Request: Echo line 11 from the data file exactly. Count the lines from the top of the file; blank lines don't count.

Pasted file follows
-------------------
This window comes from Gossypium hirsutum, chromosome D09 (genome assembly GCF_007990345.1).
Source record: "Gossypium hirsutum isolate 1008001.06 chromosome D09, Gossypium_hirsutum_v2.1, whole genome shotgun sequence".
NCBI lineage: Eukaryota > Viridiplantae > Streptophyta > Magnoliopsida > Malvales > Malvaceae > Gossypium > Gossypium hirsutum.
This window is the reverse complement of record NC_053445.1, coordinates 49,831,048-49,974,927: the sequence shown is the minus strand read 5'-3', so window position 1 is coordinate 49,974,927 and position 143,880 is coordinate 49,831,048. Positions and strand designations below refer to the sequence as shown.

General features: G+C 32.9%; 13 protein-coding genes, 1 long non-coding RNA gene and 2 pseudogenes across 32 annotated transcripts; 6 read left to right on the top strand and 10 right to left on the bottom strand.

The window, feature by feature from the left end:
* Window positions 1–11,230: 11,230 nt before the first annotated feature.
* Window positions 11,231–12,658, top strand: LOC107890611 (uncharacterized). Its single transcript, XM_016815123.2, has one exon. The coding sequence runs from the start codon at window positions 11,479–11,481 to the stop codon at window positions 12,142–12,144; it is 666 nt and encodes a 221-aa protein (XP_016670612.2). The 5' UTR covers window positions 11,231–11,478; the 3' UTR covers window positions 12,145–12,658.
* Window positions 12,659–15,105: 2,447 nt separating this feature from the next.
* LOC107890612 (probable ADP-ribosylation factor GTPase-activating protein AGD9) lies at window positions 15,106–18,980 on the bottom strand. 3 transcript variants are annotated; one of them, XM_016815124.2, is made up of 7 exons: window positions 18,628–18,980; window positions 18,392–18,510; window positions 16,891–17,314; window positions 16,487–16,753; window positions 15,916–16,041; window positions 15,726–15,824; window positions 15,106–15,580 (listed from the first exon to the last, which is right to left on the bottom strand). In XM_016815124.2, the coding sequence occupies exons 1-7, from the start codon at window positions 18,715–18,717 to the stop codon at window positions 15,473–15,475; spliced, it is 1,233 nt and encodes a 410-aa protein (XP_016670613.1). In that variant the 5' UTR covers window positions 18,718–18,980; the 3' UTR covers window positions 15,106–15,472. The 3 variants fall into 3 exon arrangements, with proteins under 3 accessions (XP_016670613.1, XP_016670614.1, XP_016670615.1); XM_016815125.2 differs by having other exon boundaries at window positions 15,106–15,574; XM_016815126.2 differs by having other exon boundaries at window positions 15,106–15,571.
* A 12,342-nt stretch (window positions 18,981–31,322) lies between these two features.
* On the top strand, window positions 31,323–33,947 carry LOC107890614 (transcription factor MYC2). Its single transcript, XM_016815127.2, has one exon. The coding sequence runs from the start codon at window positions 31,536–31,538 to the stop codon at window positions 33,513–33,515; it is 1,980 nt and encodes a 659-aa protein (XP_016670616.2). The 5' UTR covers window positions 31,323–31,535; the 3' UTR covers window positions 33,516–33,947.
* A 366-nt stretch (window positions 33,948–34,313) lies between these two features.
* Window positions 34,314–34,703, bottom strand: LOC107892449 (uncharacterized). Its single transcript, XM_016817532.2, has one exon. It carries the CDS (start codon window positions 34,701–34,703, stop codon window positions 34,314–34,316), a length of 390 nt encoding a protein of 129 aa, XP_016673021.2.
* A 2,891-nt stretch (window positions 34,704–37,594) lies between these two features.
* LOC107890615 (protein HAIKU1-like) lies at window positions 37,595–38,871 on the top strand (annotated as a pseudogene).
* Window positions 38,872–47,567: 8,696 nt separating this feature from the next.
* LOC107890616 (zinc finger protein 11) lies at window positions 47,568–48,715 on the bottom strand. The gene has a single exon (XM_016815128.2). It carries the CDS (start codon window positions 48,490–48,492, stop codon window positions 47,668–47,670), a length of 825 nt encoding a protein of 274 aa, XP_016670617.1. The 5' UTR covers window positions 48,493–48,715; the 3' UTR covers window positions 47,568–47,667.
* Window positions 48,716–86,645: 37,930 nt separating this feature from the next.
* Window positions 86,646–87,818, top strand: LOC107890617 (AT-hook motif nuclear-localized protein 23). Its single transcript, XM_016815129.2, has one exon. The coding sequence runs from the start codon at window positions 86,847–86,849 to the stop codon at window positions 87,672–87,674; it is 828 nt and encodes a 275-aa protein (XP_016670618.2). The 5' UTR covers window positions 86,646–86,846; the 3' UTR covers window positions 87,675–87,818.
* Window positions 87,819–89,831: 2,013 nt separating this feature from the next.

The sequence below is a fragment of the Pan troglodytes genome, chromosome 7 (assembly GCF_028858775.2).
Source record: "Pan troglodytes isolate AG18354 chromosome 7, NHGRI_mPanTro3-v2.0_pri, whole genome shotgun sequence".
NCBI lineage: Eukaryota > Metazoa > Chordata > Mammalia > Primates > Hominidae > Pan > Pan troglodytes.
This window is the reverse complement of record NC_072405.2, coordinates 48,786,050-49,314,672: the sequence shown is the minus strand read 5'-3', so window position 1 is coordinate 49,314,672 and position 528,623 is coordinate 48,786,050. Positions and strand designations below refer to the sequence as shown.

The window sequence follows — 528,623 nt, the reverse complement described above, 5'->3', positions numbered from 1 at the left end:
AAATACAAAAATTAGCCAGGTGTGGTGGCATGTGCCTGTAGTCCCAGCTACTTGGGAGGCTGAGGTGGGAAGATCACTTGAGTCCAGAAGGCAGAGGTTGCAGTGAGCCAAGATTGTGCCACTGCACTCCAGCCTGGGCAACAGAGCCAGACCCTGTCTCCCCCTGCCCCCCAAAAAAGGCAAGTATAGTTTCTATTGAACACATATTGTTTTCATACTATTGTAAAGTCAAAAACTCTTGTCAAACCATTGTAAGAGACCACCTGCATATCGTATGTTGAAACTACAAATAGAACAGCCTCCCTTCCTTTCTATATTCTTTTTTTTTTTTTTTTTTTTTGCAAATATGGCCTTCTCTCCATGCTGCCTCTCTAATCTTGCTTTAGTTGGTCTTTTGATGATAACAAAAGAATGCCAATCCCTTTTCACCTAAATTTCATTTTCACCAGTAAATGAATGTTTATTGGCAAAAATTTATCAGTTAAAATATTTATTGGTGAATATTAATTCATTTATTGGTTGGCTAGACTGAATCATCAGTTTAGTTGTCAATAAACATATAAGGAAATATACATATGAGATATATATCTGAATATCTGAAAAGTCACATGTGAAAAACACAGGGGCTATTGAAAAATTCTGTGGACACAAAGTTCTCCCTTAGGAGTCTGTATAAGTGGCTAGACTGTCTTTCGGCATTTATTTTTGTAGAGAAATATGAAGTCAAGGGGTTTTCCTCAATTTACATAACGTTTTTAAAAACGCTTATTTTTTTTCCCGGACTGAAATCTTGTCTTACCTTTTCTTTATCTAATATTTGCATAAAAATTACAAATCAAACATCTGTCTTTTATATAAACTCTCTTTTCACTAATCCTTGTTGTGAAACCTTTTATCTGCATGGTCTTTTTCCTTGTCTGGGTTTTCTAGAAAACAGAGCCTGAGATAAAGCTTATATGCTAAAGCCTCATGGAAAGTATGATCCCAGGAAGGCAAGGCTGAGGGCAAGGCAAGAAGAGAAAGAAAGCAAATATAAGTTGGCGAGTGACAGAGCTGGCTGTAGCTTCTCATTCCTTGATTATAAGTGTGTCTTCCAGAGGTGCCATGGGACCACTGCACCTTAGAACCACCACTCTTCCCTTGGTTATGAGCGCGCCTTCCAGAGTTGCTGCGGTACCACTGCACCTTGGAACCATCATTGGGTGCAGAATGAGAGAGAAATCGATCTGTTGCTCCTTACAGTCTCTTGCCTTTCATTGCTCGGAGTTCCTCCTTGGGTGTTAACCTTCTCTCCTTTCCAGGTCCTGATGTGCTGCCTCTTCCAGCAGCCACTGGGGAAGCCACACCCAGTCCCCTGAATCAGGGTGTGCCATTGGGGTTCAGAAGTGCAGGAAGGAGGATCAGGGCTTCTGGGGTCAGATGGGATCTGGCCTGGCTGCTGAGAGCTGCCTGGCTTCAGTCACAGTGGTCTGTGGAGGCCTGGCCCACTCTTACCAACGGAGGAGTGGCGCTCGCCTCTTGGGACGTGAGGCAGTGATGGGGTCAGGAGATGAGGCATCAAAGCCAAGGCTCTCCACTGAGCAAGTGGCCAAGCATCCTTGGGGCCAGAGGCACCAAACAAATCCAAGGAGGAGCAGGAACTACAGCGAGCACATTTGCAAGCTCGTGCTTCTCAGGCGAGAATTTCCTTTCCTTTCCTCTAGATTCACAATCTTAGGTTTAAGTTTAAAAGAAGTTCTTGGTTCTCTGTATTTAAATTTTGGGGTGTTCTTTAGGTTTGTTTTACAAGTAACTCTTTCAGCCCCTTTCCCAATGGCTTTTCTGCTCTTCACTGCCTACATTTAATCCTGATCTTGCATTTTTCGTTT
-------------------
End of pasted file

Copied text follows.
* A 12,342-nt stretch (window positions 18,981–31,322) lies between these two features.